Whatever else Jurgen Klopp achieves at Liverpool this season, one thing is clear: he’s already cured the club of its Steven Gerrard dependence. 

Now, that might sound strange, especially considering that the legendary ex- skipper left the club well over a year ago. Indeed, Gerrard, for all of his powers, had become far less influential in his last two seasons, as the likes of Luis Suarez and Raheem Sterling came to the fore.

But there’s no question that at the height of his powers, Gerrard almost single-handedly carried the hopes and aspirations of Liverpool Football Club. Think about it. Liverpool’s biggest achievements of the last 15 years all bear the indelible mark of Gerrard genius: still a young prodigy, he scored one of the goals in the 2001UEFA Cup Final; scored in the 2-0 defeat of  Manchester United in the 2003 League Cup final; scored the crucial Olympiakos goal that staved off Champions League elimination in 2004, then scored to start the revival in Istanbul; and made the 2006 FA Cup final his own with two fantastic goals, one a spectacular equalizer in the last minute of extra time.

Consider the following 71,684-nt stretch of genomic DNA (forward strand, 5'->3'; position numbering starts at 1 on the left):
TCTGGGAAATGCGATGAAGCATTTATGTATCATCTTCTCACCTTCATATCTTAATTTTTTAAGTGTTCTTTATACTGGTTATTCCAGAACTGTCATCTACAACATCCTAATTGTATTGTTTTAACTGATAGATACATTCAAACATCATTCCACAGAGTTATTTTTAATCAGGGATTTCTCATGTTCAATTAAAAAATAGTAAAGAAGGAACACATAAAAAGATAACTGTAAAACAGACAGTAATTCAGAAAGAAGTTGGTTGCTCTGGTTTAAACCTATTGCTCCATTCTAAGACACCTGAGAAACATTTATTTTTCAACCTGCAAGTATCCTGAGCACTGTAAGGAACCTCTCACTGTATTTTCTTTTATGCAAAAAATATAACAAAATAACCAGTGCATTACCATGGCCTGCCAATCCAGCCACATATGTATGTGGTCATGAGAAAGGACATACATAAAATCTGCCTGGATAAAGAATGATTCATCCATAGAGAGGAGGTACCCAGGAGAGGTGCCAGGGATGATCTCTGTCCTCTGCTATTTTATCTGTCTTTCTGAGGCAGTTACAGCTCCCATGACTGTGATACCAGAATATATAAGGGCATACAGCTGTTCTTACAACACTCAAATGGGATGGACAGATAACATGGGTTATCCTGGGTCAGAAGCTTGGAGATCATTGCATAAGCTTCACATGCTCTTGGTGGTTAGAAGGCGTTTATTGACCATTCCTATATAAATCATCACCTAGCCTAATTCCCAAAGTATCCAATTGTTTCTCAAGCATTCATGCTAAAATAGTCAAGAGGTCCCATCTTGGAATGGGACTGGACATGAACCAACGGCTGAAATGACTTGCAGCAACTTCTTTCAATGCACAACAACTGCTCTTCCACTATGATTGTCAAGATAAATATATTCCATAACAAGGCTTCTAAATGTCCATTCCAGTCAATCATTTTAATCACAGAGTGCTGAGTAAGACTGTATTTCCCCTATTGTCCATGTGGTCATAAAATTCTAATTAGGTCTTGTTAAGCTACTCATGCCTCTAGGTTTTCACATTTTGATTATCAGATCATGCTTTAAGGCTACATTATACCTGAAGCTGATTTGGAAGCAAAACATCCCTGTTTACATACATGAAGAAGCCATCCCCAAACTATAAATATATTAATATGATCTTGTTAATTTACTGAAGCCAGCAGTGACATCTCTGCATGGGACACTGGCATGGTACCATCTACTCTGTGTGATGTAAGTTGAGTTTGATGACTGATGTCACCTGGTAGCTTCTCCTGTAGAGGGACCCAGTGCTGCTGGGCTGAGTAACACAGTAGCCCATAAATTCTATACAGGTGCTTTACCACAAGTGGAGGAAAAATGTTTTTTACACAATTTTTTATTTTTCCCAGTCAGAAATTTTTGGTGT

You get the picture; when the chips were down, Liverpool looked to Gerrard, and he (often) delivered. It’s easy to get used to that, easy to fall into the trap of expecting one special player to come along and transform a team. But players like Gerrard are one in a generation, so as his powers waned, so the fan clamour for another messiah waxed. Suarez? Off to Barcelona. Sturridge? Always injured. Sterling? Gone too soon. This perhaps explains why the choice of Jordan Henderson – who’s having a fine season by the way – as captain, will always underwhelm some fans. How could he ever live up to Gerrard’s long-running skipper-super hero double act? How could anyone?

Enter Klopp and Liverpool class of 2016. The German coach has in the space of one year cobbled together a team no longer dependent on the powers of one great player, but rather thriving on the various attributes of a well drilled collective – and they are playing some exciting, attacking football. Sure, the likes of Coutinho and Firmino will still dominate the headlines, but other unsung players – Milner, Clyne, Lallana and Henderson – have already earned plaudits this season.

It makes Klopp’s team harder to predict, harder to stop. It also makes it less vulnerable, less dependent on the form, fitness or fidelity of one big star. 

That should gladden the heart of Liverpool fans everywhere.   

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